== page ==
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Determiner systems and quantificational strategies: evidence from Salish Matthewson, Lisa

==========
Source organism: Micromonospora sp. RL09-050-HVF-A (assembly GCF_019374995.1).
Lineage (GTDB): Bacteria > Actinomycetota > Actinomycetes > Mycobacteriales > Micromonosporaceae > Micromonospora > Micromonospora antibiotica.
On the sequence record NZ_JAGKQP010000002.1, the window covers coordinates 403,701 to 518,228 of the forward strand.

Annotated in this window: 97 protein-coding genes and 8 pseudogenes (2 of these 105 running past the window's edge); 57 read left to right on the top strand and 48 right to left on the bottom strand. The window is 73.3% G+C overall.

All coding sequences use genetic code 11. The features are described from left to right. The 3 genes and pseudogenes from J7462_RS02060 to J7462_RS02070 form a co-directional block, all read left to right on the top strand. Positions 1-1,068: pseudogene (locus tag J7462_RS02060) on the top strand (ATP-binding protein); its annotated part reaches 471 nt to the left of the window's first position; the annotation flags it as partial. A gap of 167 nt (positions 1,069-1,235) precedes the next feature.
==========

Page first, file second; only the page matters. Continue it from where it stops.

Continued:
This dissertation has three main goals: 1. To provide an analysis of the syntax and semantics of Salish determiners and quantifiers. 2. To provide an account of differences in the determiner and quantification systems of Salish and English which reduces cross-linguistic variation to a minimum, in line with a restrictive theory of Universal Grammar. 3. To assess the theoretical consequences of the analysis of Salish, including implications for the range of possible cross-linguistic variation in determiner and quantification systems, and the nature of the relationship between syntactic structure and interpretation. I give evidence that one common method of expressing quantificational notions in English is absent in Salish. While English readily allows quantifiers to occupy the syntactic position of the determiner (as in every woman, most women), Salish languages do not allow such constructions (see also Jelinek 1995). I propose that Salish and English exemplify opposite settings of a Common Ground Parameter, which states that Salish determiners may not access the common ground of the discourse. This parameter accounts not only for the absence of quantificational determiners in Salish (since quantifiers presuppose existence, and therefore access the common ground), it also derives several other differences between Salish and English determiners, such as the absence of a definiteness distinction in Salish. I further demonstrate that Salish possesses a robust system of DP-internal quantification, and that quantificational DPs in Salish function as generalized quantifiers at logical form. This means that the strong hypothesis that languages do not differ with respect to the presence or absence of generalized quantifiers is upheld (cf. Barwise and Cooper 1981). Simple DPs in Salish, unlike in English, do not function as generalized quantifiers. This result follows from the Common Ground Parameter. I give further evidence from St'at'imcets (Lillooet Salish) on the strong/weak quantifier distinction; I argue that the interpretation of weak quantifiers is derivable directly from the overt syntactic position of the quantifier.

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